Health – a state of complete physical, mental and social well-being and not merely the absence of disease or infirmity. Health may be regarded as a balance of physical, mental and social aspects of life in a being.
- image: The updated USDA food pyramid, published in 2005, is a general nutrition guide for recommended food consumption.
Medicine – a range of practices which aim to maintain and restore human health through the prevention and treatment of illness. Contemporary medicine relies upon health science, biomedical research, and medical technology to diagnose and treat injury and disease, typically through medication, surgery, or some other form of therapy.
Between 1850 and 1950, life expectancy nearly doubled in the United States, thanks to the combined effects of antibiotics, immunization, and public-health measures. Since then, it has only crept up.
Biomedical engineering is a big subject, so we have broken it down into several different topics.
Healthcare treatment – engineering advances help healthcare personal in the areas of
- Anesthesia, 1846 – In response to the first public demonstration of ether, Oliver Wendell Holmes Sr. wrote: “The fierce extremity of suffering has been steeped in the waters of forgetfulness, and the deepest furrow in the knotted brow of agony has been smoothed for ever.”
- Blood Bank – Dr. Charles Drew, a physician and medical researcher, discovered a novel way to store and process blood plasma used in transfusions. His discoveries led to the development of blood banks, which revolutionized modern medicine.
Some promising new areas where engineering is improving healthcare treatment
- An intelligent “scalpel” has been developed that can detect cancerous tissue in real time during surgery. It performs an instant analysis of the tissue’s characteristics, determining whether the tissue it’s cutting is cancerous. to date, the iKnife had already diagnosed cancerous tissue in 91 patients with a success rate of 100%.
- AdaptAir – simple and highly effective solution to avoidable pneumonia deaths.The one-size-fits-all silicone adapter has tapered cones designed to fit all children’s noses, creating a strong seal and preventing any air leaks. It is made of soft and pliable silicone for the comfort and safety of the children. The product can be mass produced cheaply via injection molded machinery (potentially 3D printers) and is reusable with sterilization, without losing form or properties.
- Ten life-saving technologies for rural health care – low-cost medical devices for health care in developing countries. For example, HIV diagnostic device and this blood sample centrifuge built around parts stripped from an electric drill.
- D-Rev: Brilliance – India – Jaundice is a critical neonatal health issue affecting 6.7 million newborns in the developing world. An affordable, state-of-the-art phototherapy device that cures jaundice. In its first 4 months, 170 units have been purchased by hospitals in 4 countries. In 5 years, Brilliance will treat 2 million babies. As one of the The Tech Awards 2013 Laureates this project has been recognized as providing an innovative solution to a problem with significant social impact.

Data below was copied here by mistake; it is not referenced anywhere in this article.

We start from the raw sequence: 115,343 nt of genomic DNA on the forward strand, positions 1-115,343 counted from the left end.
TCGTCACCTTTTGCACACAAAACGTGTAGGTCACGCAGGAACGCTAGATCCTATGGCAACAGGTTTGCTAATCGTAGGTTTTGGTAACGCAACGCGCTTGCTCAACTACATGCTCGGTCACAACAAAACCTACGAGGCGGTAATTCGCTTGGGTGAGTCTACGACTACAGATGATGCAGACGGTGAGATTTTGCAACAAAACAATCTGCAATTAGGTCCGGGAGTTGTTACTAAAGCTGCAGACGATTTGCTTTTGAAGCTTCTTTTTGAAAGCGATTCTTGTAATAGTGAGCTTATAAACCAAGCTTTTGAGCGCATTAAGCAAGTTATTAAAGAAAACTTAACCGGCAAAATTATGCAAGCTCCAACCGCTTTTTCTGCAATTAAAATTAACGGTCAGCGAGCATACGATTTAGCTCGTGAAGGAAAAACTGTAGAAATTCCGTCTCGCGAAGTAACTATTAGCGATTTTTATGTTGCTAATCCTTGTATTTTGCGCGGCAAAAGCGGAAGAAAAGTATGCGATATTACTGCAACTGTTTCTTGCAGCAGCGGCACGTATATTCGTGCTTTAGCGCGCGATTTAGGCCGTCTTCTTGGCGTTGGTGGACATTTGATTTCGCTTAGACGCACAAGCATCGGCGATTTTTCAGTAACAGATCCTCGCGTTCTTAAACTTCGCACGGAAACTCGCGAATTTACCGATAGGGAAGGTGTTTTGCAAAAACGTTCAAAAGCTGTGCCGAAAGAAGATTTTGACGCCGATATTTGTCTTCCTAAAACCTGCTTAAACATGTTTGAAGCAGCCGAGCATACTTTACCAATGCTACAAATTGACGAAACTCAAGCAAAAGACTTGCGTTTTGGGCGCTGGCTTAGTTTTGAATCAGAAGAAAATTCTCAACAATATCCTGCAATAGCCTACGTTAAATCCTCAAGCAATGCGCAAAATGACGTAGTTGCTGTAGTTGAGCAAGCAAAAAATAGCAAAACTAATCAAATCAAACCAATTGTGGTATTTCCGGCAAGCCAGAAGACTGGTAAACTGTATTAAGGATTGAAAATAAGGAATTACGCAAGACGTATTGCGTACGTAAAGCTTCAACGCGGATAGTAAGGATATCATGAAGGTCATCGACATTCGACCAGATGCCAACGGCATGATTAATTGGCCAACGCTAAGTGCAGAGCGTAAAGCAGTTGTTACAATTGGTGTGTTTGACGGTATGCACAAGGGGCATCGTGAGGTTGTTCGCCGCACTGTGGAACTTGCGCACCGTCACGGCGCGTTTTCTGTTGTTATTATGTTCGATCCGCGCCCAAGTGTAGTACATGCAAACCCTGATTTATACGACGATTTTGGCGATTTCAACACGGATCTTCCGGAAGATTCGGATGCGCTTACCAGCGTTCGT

There are many obstacles to delivering healthcare. Engineering innovations are helping to increase the number of people who can receive healthcare worldwide.
- Riders for Health – a fleet of over 1,400 motorcycles, ambulances and other four-wheel vehicles suitable for sub-Saharan Africa, where most people live in rural areas that can only be reached by small dirt paths (at best). Riders for Health charge a fixed price of 18 cents per km for motorcycles, which includes fuel and focus on maintenance. The vehicles can be in constant use for years without breakdowns. The low and predictable prices allow government and aid groups to better incorporate maintenance in their budget planning. These simple, affordable and straightforward solutions improve access to healthcare and the potential to improve the lives of 12 million people. A mobilized outreach worker can see nearly 6 times more people and can double the time they spend in communities as they cut down traveling time. Not only can they monitor diseases more effectively, but also serve as a link to the nearest health facility when necessary.
- Bringing HIV Labs by Backpack to Rural Africa – portable CD4 tester lab-in-a-backpack instruments can bring diagnostic testing directly to patients and health workers in the developing world. The device can provide CD4 counts in less than 15 minutes, from a simple finger prick.
- sterilizing – a process that eliminates or kills life forms such as bacteria and viruses. It is usually done by heat, chemicals, radiation or high pressure.
Here are some challenges for you to work on…
- Choose a prosthetic – Help our doctor diagnose 5 different knee replacement patients. – online interactive exploration, requires Flash
- Aortic Aneurysm Surgery – help repair a weakened heart. There are lots of machines and medical devices that were engineered to help make this repair possible.
- MRI – In the MRI imaging technique, strong magnets and radio waves are used for getting images of inner organs made of soft tissue, compared to X-ray imaging where you get images of hard tissue, like bones and teeth. In this game you are to assist in an MRI investigation. You have to choose one patient out of four, for conducting an MRI investigation.